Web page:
Since my last post, many trips, travels and transitions have passed. Unfortunately many of which went undocumented in this blog. A recent visit to China made me rethink to start updating once more.
I arrived in Beijing jet lagged and under what seemed to be hazy clouds. Only after getting a bit of shuteye did I realize that this haze was not a figment of my imagination as I had previously thought but a mainstay of Beijing landscape. A sepia-colored fog that loomed over the entire city, notorious visual of the city’s growing pollution challenges. I did not spend much time in Beijing as I quickly packed off to various locations across Northern China.
First stop, Ningxia Autonomous region. Arriving in the Region’s capital, Yinchuan I was flabbergasted by my surrounding. It seemed that the entire city was constructed yesterday. Construction cranes protruding like giant tentacles, were a staple of the city’s skyline. Large avenues, neatly dotted with trees, bike lanes, public spaces. An urbanist dream design of a Chinese city….or at least on the surface. All this and relatively very few people. It seemed everything was in excess. Buildings were grotesquely large in what seemed to me an effort of one-upmanship; to convey development and prosperity. It left me grappling with questions of how to define those terms and if development is measured by level of infrastructure in place.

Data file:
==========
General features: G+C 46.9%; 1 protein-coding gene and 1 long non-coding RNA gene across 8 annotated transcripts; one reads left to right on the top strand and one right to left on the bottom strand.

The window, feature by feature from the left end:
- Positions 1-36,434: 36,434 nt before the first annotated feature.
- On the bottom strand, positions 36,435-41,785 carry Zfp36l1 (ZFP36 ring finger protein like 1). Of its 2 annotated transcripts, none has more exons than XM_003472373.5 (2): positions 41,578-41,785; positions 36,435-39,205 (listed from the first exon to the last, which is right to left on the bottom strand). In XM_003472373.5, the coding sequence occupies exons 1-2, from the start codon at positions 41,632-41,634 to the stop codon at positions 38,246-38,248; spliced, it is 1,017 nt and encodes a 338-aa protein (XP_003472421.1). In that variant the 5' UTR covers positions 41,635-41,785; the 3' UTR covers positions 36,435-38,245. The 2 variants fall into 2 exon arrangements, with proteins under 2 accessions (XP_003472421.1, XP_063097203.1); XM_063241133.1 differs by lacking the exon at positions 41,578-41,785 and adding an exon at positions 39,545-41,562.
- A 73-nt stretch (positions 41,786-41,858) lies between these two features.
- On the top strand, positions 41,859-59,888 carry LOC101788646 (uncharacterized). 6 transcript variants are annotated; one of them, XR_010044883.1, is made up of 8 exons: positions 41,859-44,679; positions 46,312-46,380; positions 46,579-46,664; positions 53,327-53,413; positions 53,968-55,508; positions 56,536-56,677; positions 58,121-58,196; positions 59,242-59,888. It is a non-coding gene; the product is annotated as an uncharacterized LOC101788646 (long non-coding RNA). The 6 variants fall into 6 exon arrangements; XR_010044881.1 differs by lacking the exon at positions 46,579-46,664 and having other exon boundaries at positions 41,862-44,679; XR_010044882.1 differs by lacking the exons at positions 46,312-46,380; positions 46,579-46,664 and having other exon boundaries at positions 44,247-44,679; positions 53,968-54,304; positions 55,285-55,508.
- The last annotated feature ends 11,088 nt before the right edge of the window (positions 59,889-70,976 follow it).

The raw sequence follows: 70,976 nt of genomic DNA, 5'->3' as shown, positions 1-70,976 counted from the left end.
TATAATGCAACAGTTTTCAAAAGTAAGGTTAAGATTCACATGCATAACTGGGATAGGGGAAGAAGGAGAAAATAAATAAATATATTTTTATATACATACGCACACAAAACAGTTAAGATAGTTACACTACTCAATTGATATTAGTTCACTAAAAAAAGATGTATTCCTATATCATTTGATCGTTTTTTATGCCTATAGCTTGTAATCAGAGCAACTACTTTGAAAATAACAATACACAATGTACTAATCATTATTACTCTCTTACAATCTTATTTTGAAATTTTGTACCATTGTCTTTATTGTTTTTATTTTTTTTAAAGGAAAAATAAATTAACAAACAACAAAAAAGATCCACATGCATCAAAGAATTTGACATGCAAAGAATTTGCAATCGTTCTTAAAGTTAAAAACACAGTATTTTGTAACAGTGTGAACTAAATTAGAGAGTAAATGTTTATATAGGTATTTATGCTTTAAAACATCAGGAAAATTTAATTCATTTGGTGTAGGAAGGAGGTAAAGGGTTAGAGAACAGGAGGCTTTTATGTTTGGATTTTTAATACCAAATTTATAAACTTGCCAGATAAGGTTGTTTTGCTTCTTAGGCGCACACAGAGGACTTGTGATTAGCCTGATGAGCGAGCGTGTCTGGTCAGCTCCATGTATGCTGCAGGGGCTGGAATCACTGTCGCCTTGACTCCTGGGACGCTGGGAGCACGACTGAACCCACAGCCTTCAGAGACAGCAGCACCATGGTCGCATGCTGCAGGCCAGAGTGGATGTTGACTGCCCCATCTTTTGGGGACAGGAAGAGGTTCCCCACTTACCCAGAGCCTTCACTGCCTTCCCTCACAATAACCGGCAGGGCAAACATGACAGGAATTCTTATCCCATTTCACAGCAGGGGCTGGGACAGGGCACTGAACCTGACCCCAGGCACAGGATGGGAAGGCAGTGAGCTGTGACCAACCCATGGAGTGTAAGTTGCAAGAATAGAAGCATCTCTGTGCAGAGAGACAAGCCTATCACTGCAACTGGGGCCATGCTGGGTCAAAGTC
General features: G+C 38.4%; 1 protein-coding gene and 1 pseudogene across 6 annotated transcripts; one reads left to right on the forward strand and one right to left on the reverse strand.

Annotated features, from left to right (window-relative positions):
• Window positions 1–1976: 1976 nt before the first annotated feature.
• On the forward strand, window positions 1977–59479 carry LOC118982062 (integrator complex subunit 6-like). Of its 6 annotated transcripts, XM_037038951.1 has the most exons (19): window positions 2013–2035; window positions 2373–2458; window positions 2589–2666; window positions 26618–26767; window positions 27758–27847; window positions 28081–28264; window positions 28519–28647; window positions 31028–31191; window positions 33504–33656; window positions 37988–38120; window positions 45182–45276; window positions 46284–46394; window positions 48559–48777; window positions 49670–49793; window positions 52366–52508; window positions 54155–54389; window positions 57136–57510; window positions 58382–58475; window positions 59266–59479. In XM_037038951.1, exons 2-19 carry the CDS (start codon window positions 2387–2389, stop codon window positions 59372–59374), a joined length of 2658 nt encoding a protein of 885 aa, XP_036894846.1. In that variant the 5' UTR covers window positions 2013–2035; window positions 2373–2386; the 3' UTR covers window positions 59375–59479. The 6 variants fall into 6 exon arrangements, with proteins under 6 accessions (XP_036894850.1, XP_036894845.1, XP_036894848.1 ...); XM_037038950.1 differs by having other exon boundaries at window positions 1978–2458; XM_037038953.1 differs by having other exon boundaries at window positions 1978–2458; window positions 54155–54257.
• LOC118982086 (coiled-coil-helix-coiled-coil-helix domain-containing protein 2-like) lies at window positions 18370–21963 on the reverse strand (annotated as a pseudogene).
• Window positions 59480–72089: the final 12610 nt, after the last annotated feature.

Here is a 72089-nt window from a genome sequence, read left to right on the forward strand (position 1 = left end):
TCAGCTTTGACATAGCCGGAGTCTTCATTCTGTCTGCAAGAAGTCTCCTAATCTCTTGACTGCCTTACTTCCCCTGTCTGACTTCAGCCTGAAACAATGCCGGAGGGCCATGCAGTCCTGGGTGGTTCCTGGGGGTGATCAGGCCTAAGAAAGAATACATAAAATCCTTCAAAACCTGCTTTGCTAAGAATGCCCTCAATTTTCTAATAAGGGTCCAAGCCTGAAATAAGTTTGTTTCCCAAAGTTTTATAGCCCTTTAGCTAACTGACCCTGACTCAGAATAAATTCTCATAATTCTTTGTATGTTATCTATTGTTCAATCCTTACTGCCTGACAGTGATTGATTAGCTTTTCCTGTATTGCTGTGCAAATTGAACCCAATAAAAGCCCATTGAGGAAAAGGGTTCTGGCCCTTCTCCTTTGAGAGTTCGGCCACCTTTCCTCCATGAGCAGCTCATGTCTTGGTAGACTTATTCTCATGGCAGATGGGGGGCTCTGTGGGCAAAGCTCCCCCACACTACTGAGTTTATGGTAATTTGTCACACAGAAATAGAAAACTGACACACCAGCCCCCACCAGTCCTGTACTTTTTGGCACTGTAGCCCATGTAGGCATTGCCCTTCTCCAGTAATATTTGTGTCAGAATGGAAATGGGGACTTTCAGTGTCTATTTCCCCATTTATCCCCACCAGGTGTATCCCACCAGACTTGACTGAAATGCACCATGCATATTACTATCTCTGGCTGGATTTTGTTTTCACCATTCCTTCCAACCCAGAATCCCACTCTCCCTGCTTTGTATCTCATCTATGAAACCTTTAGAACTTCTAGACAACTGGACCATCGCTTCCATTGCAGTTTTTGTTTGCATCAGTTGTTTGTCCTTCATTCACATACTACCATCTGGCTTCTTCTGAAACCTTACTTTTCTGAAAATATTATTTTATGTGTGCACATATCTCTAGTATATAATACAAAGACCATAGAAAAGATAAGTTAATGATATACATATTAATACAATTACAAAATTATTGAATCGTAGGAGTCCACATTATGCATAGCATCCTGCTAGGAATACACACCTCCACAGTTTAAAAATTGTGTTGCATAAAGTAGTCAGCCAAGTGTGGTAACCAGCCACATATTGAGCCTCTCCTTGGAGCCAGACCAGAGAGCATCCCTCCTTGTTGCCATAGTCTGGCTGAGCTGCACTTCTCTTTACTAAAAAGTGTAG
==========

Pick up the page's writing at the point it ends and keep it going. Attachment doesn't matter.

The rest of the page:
Yinchuan is a stone’s throw away from ancient China’s most well-respected ancient civilizations. It is not as if Yinchuan happened over night. When I inquired about the origins of the old city, I was told it was mostly being dismantled in favor of this new Yinchauan that lies a little bit westward of its founding origins. Gaudiness aside, given that it’s highly bias to my subjective opinion, there was a sense of admiration and awe for the sense of effortlessness that filled the air. As if creating a city out of dust is just another day at the office.
Ningxia’s countryside was at times reminiscent of Sudan’s dusty savannahs and at times I could not help but compare. Hands down my favorite discovery was a visit to a museum dedicated to water resources. The region is home to Qunitongxia irrigation scheme, a network of 39 ancient canals dating back more than 2000 years and a testament to successive dynasties that built and harnessed the Yellow River’s power.
My presence around these parts was a bit of an oddity, with many inquisitive looks. Curiosity aside, I was humbled by the generosity and hospitality of folks I encountered.
And the journey continued. Will try keep recounting reflections…